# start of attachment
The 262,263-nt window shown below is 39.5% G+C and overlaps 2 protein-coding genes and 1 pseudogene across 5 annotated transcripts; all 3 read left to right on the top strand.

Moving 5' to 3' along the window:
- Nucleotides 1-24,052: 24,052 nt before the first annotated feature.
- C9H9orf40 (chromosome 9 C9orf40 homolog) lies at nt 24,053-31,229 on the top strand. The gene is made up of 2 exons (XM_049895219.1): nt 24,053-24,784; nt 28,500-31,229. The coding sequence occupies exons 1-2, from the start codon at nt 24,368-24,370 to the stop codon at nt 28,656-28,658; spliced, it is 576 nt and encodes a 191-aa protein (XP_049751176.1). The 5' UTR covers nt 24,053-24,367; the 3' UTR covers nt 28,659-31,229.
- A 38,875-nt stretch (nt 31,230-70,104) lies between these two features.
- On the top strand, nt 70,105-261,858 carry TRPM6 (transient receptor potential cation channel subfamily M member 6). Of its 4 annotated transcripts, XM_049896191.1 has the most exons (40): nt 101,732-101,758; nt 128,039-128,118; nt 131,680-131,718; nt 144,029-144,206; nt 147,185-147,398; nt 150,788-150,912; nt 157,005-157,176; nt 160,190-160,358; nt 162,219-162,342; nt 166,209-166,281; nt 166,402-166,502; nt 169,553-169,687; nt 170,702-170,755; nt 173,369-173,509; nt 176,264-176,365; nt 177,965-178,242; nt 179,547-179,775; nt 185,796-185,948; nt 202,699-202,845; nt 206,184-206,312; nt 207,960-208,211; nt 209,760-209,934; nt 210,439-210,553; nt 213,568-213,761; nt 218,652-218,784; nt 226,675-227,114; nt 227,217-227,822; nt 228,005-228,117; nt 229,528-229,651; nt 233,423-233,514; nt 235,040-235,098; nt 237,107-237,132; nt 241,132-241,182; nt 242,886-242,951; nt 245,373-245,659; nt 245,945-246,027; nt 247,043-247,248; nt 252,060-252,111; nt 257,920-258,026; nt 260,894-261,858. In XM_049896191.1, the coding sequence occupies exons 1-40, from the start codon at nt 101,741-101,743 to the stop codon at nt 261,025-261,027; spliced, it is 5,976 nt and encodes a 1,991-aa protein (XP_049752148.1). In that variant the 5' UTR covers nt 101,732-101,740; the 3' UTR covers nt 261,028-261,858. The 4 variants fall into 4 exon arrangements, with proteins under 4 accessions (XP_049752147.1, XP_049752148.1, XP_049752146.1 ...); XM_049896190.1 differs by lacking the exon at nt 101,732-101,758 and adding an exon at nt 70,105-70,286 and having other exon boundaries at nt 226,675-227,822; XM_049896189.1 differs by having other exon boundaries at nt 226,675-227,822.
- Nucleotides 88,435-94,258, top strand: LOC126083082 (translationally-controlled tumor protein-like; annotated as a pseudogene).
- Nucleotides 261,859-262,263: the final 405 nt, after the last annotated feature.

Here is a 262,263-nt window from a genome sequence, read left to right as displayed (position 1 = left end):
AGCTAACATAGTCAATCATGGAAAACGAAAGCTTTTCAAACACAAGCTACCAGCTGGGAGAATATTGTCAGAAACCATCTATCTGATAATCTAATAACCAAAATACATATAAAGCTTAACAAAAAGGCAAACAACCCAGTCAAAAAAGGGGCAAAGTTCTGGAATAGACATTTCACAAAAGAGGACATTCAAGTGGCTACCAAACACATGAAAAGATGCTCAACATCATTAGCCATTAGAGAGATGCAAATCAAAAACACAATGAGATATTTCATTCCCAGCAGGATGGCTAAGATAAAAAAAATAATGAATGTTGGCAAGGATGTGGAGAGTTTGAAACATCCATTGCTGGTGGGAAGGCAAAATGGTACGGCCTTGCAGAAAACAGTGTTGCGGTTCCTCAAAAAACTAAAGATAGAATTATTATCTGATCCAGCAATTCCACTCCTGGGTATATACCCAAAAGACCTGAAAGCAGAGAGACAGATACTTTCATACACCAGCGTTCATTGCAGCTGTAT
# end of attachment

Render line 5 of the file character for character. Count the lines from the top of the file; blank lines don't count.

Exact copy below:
- A 38,875-nt stretch (nt 31,230-70,104) lies between these two features.